Conversations with Friends by Sally Rooney

Conversations with Friends

A sharply intelligent novel about two college students and the strange, unexpected connection they forge with a married couple.Frances is twenty-one years old, cool-headed, and darkly observant. A college student and aspiring writer, she devotes herself to a life of the mind--and to the beautiful and endlessly self-possessed Bobbi, her best friend and comrade-in-arms. Lovers at school, the two young women now perform spoken-word poetry together i...


Details Conversations with Friends

TitleConversations with Friends
Author
Release DateJul 11th, 2017
PublisherHogarth
LanguageEnglish
GenreFiction, Contemporary, Literary Fiction, Cultural, Ireland
Rating

Reviews Conversations with Friends

  • Esil
    1970-01-01
    A very tepid 3 stars. Conversations with Friends is another one of those books about not particularly nice people entangled in awkward relationships. I've certainly read many books of this nature that I've found clever and quite enjoyed, but this one was just ok. Frances and Bobbi -- both young women who used to be in a relationship with each other -- become entangled with somewhat older heterosexual couple Nick and Melissa. It's all told from Fr...
  • Jill
    1970-01-01
    I’ve been thinking a lot about aging lately: the way our perspective changes and how our need for stability, trust and healthy relationships become so much more valued than intoxicating, crash-and-burn emotional roller-coasters of our younger years.I say this as means of introduction because while reading Conversations with Friends, it occurred to me that those readers who are not familiar with the confusing yet exhilarating times of poor choic...
  • Sam
    1970-01-01
    I didn't really respond well to Conversations with Friends. The writing itself is quite good in terms of realistic dialogue and description, but I found all of the characters entirely unlikable and hard to empathize with, very few with any positive animating traits, mostly just self-absorbed, narcissistic, occasionally cruel and capricious. Either in addition to or because I didn't respond to the characters, I also didn't respond to the plot well...
  • emma
    1970-01-01
    upping this to 5 stars because i can't stop thinking about it, and also in all that thinking i can't remember a single flaw-----------I AM FEELING...SO MANY THINGS.review to come / 4.5 stars-----------i bought this book 2 days ago and have not really put it down since
  • Danielle ❤️ Pretty Mess Reading ❤️
    1970-01-01
    **2 STARS***shoulder shrug* Unfiltered review https://wp.me/p7ZSCH-3dCReading the synopsis of the book had me excited. I just knew I was going to love this book. It sounded like I was going to get a little bit of YA and NA combined into one brilliant masterpiece. Sadly, for me, that did not happen.I want to start with the first and deepest reason why I never connected with this book. It’s a big one, lovers.There are no quotation marks. It was e...
  • Michael
    1970-01-01
    My full review, as well as my other thoughts on reading, can be found on my blog.Compelling and cool, Conversations with Friends places millennial malaise and an unexpected love affair against the backdrop of summertime Dublin. The fast-paced plot follows a pair of privileged college-aged performance poets and exes, Bobbi and Frances, as they become entangled with an older, slightly famous married couple, Nick and Melissa. The bulk of the story...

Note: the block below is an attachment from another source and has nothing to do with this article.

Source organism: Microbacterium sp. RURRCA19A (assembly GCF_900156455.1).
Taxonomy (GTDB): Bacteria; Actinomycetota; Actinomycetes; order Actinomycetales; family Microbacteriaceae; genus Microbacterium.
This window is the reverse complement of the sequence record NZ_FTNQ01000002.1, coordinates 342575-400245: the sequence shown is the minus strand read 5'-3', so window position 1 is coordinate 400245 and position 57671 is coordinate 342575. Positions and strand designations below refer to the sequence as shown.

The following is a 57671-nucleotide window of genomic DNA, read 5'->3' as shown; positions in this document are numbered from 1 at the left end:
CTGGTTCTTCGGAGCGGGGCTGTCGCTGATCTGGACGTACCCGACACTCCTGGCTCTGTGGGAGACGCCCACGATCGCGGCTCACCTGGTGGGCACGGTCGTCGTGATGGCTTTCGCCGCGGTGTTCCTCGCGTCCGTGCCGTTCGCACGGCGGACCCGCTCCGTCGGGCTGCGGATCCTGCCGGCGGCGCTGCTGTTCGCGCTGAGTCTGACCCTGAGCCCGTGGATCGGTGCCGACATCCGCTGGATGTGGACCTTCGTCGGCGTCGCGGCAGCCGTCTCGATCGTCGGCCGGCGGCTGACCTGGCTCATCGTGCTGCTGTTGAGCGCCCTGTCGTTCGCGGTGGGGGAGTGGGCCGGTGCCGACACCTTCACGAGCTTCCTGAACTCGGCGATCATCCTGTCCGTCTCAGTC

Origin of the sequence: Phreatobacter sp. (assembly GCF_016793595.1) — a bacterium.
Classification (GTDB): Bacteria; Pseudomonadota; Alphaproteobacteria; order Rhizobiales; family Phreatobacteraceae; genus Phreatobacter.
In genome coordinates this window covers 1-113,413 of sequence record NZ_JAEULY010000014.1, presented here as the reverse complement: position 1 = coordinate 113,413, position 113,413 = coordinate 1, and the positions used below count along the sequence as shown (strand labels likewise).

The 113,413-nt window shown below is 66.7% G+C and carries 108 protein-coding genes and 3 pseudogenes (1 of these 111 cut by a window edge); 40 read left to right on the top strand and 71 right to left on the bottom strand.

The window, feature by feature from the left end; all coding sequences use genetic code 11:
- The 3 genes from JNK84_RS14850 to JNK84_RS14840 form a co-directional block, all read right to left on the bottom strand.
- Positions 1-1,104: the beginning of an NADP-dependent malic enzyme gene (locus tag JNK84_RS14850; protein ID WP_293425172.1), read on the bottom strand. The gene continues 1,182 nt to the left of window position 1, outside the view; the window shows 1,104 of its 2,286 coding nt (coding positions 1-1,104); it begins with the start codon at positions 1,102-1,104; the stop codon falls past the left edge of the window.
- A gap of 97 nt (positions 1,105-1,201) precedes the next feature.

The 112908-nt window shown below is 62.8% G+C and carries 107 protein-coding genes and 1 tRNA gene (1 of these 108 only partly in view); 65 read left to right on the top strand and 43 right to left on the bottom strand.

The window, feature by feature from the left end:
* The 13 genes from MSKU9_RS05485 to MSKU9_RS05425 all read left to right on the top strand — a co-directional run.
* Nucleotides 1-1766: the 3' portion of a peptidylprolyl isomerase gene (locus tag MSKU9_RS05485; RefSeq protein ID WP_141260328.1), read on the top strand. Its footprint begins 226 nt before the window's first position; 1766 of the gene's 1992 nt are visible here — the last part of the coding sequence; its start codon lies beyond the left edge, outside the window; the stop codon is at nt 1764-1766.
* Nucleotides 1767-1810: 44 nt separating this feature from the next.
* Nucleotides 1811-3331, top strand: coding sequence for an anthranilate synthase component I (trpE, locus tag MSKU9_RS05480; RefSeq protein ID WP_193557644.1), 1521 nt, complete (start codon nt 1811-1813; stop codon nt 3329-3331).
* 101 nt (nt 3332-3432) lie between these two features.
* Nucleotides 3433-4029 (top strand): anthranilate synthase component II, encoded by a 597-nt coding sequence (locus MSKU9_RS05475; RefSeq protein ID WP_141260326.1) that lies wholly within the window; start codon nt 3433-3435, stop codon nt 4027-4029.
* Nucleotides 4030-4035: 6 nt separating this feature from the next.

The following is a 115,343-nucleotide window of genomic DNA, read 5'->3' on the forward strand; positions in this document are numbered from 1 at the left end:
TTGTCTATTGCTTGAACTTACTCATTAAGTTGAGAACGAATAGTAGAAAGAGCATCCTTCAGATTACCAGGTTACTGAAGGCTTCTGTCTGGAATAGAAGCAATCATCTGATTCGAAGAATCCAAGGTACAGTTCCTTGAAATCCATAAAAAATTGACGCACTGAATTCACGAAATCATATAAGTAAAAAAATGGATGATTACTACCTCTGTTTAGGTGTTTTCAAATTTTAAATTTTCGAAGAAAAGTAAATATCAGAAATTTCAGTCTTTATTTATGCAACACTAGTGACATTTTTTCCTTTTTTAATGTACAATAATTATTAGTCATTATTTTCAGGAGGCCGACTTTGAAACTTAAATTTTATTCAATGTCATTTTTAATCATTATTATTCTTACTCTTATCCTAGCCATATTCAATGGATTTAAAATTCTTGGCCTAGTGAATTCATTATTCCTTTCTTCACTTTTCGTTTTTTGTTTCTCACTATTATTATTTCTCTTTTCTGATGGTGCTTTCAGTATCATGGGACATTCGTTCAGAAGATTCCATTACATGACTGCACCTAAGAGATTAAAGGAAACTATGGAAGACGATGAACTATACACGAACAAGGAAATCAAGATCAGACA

• Barry Pierce
    1970-01-01
    The narrator of Sally Rooney's Conversations with Friends at one point states that she never wants to work.I had no plans as to my future financial sustainability: I never wanted to earn money for doing anything. [...] I'd felt that my disinterest in wealth was ideologically healthy. I'd checked what the average yearly income would be if the gross world product were evenly divided among everyone, and according to Wikipedia it would be $16, 100. I...
  • Rachel
    1970-01-01
    This was stupidly good. After recently loving Rooney's sophomore novel Normal People my expectations for Conversations With Friends were high, though I was also a bit wary; in these situations I'm always afraid an author's debut isn't going to live up. I needn't have worried. This was perfect from start to finish. You know that feeling when you miss a stair and your stomach lurches briefly before you land - this was that sensation in book form.On...
  • Elyse Walters
    1970-01-01
    Audiobook... read by Alice McMahonThe audio-narration was wonderfully alive an addictive. Granted this isn’t exactly a book a parent would ever recommend to their young adult- 20-ish old child - daughter or son...as this is not an educational book on inspiring relationships — But for me — as a 66 year old married fart who values honesty- with little-to-zero respect for adultery...( consented is up to the couple -‘lies’- destroy others)....
  • Hannah
    1970-01-01
    I have spent the last days periodically exclaiming “God, what a book” (or more correctly, because I do speak German in my real life, “Gott, was ein Buch!” or “Dieses Buch!”). I am feeling vaguely guilty for having given other books five stars because this book is just so much more than most of those. I am in no way objective in my absolute adoration and I don’t think I can adequately articulate how very brilliant I thought this was,...
  • Blair
    1970-01-01
    Okay, I think this book might have worked better for me if I'd read it before Elif Batuman's The Idiot. Batuman and Rooney give their narrators similar voices: sharp, clear and deadpan but excessively self-aware. Both use email conversations to map out the development of a relationship. Both novels are told from the perspective of naive, supposedly intelligent young women who appear largely passive, falling into particular courses of action more ...
  • Marchpane
    1970-01-01